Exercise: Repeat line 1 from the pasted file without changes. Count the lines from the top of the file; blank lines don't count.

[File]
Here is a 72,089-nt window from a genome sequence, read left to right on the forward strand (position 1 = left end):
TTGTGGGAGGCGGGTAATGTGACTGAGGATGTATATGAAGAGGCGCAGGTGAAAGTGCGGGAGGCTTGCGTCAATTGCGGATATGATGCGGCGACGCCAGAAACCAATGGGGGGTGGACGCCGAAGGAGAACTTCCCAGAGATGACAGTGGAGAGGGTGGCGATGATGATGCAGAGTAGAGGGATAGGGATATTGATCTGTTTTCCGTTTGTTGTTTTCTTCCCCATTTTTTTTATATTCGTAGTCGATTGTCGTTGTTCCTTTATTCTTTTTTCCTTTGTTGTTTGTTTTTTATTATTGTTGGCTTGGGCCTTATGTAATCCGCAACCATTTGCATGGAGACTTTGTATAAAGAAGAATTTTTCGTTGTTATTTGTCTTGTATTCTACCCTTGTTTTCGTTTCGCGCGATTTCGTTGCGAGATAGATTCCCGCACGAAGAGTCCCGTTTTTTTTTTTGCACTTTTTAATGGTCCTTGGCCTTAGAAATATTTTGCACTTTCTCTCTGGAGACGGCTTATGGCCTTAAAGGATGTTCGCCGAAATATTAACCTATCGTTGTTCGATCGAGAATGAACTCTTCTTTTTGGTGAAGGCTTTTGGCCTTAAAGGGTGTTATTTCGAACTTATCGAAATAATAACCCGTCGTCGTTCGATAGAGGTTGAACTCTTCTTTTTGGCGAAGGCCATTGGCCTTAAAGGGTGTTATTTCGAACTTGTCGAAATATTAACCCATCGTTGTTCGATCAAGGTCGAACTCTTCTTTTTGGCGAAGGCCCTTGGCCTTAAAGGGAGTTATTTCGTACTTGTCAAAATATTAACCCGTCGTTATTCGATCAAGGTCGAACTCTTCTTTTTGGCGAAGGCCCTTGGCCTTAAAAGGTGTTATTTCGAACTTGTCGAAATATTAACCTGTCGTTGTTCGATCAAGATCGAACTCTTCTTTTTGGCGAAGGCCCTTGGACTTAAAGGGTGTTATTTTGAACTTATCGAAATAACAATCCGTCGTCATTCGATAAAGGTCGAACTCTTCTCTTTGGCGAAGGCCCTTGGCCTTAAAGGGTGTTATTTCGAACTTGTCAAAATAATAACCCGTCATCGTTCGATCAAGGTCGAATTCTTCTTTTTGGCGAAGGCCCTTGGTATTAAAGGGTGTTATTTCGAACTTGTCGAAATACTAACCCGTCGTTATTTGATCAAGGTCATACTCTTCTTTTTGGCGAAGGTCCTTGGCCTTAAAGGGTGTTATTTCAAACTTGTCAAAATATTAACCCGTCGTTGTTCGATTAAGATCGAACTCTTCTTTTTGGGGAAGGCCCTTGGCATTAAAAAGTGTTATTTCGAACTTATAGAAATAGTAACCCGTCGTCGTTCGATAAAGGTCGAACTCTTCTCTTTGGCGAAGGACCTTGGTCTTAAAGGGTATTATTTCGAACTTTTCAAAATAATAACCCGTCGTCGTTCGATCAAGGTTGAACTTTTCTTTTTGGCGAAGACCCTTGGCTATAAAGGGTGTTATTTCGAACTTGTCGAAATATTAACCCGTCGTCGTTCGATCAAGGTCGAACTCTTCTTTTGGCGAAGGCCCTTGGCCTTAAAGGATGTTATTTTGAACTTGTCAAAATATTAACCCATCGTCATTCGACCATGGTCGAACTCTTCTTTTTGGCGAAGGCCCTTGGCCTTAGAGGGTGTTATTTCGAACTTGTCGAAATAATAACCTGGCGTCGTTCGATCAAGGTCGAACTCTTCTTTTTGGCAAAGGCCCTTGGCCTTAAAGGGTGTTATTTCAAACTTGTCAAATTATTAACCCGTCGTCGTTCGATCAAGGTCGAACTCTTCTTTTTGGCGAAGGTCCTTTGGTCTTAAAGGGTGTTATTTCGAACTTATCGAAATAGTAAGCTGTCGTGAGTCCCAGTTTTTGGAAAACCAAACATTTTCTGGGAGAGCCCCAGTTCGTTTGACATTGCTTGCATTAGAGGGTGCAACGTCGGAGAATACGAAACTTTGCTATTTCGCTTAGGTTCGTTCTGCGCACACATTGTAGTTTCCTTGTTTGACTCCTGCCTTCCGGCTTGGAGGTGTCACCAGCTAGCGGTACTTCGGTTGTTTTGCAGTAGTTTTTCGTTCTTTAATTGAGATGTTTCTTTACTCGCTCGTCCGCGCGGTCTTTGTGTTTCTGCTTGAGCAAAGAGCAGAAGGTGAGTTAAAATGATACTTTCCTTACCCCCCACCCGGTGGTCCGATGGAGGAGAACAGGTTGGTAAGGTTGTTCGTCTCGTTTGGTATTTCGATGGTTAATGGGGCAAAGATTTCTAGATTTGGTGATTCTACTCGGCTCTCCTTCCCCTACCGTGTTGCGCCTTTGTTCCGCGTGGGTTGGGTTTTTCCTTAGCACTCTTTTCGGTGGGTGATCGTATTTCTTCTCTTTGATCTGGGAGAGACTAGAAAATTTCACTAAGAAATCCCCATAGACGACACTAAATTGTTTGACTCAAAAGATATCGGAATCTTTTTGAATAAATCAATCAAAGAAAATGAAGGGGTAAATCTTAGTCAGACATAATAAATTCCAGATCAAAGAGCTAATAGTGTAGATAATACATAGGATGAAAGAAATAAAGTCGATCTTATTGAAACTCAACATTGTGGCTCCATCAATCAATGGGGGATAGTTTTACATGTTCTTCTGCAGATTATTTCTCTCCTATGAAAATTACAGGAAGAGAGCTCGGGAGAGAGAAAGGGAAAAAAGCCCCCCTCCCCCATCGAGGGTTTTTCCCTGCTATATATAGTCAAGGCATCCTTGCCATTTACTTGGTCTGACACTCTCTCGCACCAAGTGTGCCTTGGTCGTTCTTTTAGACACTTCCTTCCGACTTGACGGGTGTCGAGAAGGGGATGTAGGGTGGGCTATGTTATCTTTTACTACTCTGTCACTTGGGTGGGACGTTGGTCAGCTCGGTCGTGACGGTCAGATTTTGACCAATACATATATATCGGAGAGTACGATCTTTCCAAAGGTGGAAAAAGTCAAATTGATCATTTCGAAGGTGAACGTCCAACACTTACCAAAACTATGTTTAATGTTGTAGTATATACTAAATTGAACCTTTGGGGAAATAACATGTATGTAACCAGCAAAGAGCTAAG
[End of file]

Here is a 72,089-nt window from a genome sequence, read left to right on the forward strand (position 1 = left end):